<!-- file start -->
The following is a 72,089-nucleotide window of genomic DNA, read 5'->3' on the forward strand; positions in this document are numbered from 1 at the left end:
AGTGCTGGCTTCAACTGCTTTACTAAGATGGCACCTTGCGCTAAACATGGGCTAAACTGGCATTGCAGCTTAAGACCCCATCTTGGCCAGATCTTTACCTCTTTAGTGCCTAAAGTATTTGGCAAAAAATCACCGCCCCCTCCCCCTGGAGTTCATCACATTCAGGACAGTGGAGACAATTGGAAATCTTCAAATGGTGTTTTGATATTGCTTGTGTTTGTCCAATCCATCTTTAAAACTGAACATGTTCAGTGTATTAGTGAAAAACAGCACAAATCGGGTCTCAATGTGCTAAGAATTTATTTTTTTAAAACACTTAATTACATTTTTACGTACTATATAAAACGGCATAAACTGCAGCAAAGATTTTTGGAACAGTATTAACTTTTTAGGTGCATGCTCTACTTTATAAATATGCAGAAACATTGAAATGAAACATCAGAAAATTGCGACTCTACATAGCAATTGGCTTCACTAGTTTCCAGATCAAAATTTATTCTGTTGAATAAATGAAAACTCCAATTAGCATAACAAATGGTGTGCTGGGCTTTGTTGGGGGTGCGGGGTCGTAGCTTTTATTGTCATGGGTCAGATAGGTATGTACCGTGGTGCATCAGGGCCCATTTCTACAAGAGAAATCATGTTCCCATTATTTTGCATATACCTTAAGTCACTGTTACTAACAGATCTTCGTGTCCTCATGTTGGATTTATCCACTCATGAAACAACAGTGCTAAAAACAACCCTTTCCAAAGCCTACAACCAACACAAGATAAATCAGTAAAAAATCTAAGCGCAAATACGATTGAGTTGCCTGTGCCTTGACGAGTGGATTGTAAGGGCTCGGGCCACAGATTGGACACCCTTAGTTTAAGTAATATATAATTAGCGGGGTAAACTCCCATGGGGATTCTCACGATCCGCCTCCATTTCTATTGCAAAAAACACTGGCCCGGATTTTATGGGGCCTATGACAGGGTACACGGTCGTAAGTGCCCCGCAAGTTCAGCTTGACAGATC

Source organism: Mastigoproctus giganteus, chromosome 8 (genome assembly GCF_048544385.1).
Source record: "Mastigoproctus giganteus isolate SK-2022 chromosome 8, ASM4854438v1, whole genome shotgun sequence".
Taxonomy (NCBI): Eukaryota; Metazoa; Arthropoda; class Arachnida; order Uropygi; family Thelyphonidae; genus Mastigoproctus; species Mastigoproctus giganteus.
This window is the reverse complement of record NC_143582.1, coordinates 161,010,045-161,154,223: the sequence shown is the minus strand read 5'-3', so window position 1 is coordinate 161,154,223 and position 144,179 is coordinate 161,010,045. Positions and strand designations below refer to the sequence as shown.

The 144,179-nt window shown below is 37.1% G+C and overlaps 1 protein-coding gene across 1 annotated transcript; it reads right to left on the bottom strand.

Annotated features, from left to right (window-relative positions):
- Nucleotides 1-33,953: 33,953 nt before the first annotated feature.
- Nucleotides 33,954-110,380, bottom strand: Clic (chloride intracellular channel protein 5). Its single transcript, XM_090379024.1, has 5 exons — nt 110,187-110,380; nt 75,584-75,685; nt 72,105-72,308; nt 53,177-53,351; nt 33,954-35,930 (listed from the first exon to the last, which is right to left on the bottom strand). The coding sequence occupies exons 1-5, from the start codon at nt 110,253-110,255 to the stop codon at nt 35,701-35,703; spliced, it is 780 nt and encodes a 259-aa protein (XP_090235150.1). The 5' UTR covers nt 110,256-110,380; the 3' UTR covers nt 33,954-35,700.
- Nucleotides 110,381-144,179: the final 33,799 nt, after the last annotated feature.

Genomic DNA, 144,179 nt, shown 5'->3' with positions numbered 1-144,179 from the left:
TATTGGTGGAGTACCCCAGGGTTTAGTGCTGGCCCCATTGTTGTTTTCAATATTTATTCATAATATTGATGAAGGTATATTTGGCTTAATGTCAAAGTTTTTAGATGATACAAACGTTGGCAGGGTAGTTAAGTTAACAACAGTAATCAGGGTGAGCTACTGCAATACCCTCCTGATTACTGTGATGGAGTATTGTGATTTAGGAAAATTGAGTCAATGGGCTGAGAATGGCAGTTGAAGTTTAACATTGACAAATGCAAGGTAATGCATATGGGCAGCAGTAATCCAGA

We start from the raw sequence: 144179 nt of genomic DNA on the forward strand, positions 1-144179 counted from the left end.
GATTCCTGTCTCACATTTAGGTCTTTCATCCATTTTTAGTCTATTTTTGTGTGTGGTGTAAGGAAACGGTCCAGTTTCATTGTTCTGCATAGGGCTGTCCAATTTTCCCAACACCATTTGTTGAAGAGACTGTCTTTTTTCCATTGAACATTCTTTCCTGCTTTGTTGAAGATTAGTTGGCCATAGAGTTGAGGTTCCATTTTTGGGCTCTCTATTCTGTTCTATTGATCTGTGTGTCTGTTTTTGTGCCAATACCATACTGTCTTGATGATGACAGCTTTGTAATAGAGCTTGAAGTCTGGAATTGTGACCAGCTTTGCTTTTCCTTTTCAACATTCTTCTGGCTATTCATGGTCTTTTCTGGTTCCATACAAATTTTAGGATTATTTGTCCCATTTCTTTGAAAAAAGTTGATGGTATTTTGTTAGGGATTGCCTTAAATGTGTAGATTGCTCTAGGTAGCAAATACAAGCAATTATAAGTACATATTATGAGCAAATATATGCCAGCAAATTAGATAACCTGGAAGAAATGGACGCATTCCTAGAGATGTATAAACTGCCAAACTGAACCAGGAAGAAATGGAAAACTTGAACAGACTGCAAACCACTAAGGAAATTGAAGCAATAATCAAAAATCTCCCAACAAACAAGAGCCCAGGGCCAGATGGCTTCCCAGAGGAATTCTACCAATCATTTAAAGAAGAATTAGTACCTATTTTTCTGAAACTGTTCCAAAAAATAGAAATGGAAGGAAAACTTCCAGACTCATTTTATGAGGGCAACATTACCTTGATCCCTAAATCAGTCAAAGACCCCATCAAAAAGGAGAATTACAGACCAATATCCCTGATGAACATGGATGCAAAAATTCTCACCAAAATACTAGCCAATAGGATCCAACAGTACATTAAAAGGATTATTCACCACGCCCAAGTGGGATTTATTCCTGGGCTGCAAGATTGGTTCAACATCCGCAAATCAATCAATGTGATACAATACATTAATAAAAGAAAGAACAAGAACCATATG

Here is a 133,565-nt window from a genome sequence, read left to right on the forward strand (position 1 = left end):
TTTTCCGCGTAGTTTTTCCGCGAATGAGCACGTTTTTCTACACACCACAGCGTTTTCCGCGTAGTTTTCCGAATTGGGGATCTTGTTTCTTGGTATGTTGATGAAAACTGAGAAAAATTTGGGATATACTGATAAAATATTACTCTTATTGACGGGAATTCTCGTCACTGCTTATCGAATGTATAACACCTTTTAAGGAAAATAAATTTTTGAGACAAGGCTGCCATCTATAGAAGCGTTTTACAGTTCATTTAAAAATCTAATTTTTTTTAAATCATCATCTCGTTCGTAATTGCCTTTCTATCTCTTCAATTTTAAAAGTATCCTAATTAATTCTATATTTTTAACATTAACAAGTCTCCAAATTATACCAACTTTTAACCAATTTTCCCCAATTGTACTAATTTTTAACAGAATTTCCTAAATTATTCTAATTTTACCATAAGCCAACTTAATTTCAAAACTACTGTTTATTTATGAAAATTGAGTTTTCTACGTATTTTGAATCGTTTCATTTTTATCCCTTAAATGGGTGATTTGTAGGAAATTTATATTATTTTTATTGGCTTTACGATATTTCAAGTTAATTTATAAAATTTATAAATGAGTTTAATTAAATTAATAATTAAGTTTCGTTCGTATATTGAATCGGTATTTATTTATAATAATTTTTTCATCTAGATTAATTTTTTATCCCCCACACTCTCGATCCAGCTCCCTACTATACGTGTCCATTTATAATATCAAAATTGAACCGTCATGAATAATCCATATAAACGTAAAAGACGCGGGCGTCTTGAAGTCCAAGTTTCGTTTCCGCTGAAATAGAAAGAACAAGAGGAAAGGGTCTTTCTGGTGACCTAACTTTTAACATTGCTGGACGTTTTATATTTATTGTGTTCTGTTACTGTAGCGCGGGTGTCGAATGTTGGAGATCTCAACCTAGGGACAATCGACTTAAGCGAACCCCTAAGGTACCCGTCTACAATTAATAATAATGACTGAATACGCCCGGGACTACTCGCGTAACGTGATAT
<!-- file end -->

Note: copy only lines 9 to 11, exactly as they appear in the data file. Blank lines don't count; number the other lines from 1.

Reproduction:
- Nucleotides 1-33,953: 33,953 nt before the first annotated feature.
- Nucleotides 33,954-110,380, bottom strand: Clic (chloride intracellular channel protein 5). Its single transcript, XM_090379024.1, has 5 exons — nt 110,187-110,380; nt 75,584-75,685; nt 72,105-72,308; nt 53,177-53,351; nt 33,954-35,930 (listed from the first exon to the last, which is right to left on the bottom strand). The coding sequence occupies exons 1-5, from the start codon at nt 110,253-110,255 to the stop codon at nt 35,701-35,703; spliced, it is 780 nt and encodes a 259-aa protein (XP_090235150.1). The 5' UTR covers nt 110,256-110,380; the 3' UTR covers nt 33,954-35,700.
- Nucleotides 110,381-144,179: the final 33,799 nt, after the last annotated feature.